Release of journalist unlikely to shift Australia’s China policy

Australian journalist Cheng Lei speaks on the phone, on arrival at Melbourne Airport in Melbourne, October 11, 2023. AAP Image/Supplied by the Department of Foreign Affairs and Trade (DFAT) via REUTERS


By Kirsty Needham

SYDNEY (Reuters) – The release of an Australian journalist after three years in a Chinese prison should improve the atmosphere for a visit by Australia’s prime minister but won’t shift its policies aimed at hedging against China’s military build-up, analysts said.

Prime Minister Anthony Albanese said there was no deal struck to release journalist Cheng Lei, who arrived home on Wednesday.

However, Australian officials had raised Cheng’s detention on national security charges as China pushed to lock in an official visit by Albanese this year, the first by an Australian leader since 2016.

Albanese confirmed he would visit Beijing after meeting Chinese Premier Li Qiang at a regional summit in Indonesia last month. A date has not been set.

The release of the business television anchor was “a sweetener for the Albanese visit”, said senior fellow for East Asia at the Lowy Institute foreign policy think tank, Richard McGregor.

“China always engages in elaborate diplomatic table setting for visits like this,” he said.

The visit will be a major step for relations between the trading partners that soured when Beijing placed restrictions on Australian exports in 2020, and detained Cheng, coinciding with an Australian call for an inquiry into the origins of COVID-19.

Asia Society Australia’s Executive Director of Policy Richard Maude said there would be no “direct quid pro quo” for her release.

“It would be reasonable to expect China’s diplomats to be dusting off their long list of asks of Australia. Among these are that Australia step back from participating in what Beijing regards as a U.S.-led effort to contain China,” said Maude, who is leading a review of Australia’s intelligence agencies, and is an adviser on a government shakeup of its defence force.

“This won’t happen,” he said.

Australia will continue to hedge against the risks posed by China’s conduct, including its pressure on self-ruled Taiwan and aggression in the South China Sea, he said.

China has in recent weeks repeatedly said it poses no threat to Australia, coinciding with an uptick in Australian participation in military exercises with its allies, from amphibious drills in the Philippines to navy exercises with Japan, the U.S. and India off Australia’s east coast, seen as a deterrent to any plan by China to attack Taiwan.

Australia has also said it plans a navy patrol with the Philippines in the South China Sea, where tension with China is rising.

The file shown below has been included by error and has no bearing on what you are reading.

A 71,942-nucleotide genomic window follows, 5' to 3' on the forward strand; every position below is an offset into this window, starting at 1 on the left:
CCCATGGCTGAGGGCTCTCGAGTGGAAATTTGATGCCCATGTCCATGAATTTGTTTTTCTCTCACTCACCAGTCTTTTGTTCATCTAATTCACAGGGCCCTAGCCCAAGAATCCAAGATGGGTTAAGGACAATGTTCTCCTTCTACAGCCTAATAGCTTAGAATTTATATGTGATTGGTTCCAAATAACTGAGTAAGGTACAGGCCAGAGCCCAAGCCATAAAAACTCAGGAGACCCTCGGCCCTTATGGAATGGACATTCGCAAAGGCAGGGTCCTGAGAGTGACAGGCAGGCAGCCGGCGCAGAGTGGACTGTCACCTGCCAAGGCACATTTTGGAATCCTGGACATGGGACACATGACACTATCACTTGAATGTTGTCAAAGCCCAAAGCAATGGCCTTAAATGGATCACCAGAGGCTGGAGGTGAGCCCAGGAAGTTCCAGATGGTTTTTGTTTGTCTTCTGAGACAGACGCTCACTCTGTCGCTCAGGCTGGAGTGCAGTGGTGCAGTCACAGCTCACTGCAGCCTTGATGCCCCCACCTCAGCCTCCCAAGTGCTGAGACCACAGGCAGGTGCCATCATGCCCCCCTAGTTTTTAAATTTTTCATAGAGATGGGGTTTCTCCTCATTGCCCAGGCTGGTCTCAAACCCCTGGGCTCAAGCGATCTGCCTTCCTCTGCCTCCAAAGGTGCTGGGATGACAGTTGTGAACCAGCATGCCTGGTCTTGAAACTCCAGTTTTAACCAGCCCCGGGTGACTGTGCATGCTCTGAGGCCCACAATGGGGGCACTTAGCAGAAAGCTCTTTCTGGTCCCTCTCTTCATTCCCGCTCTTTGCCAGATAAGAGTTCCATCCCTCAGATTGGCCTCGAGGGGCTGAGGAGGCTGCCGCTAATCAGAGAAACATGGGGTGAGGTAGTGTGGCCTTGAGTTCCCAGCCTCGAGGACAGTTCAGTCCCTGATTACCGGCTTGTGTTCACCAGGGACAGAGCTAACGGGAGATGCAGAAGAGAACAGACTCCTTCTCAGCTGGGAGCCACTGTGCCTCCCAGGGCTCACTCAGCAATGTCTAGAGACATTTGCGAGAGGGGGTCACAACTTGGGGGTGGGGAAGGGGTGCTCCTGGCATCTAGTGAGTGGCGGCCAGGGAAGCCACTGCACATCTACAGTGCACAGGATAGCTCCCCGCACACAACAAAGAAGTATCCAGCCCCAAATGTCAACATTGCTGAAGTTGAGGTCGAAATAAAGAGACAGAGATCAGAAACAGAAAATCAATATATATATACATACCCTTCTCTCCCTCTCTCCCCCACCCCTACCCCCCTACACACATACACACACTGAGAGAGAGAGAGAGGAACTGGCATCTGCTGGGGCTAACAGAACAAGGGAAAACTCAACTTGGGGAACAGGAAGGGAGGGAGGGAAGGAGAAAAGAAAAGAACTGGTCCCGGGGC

While political dialogue is back on track, and most – but not all – Chinese restrictions on Australian exports lifted, China and Australia were entering a “riskier” phase of their relationship, McGregor said.

“This is all while Australia is full speed ahead with AUKUS, doing patrols in the West Philippines sea with Japan and the U.S., and continuing to build up the military camps in northern Australia,” he said.

China has said the so-called AUKUS agreement between Australia, the United Kingdom and the United States on defence technology, announced in 2021, has raised doubts about Australia’s reliability as an economic partner.

For Australia, stabilising relations with China plays well in Southeast Asia, where leaders are concerned about tensions, McGregor said.

It also helped China, facing economic problems and higher commodity prices, to mend relations with a major supplier of iron ore, coal, gas and wheat, he said.

Analysts said China was likely to push for a more liberal approach to foreign investment in Australia’s emerging critical minerals industry, and for support to join a Pacific-wide trade pact.

But Australia is unlikely to shift on policies such as national security screening of foreign investment, and will still urge exporters to diversify markets to reduce reliance on its biggest customer.

“There are areas where we will disagree, there are areas where we will cooperate,” Foreign Minister Penny Wong told reporters, adding that Cheng’s release showed the upside of the government push to stabilise ties with China since it was elected in 2022.

“You’ve seen some of the benefits of engagement.”

A former trade minister, Craig Emerson (NYSE:EMR), who led an Australian delegation at talks in Beijing last month, said both sides were reaching out to each other.

“There hasn’t been any provocative language from either side for a considerable period of time and that provides the ballast for warming in the relationship,” Emerson said.

Scott Morrison, prime minister when ties deteriorated in 2020, said in a speech in Taipei that Beijing hadn’t walked away from its grievances with Australia, including “laws about foreign investment, espionage and national security”.

“While their removal of some illegal trade sanctions is welcome, this is something that should be expected, not commended, and certainly not haggled for,” he said.


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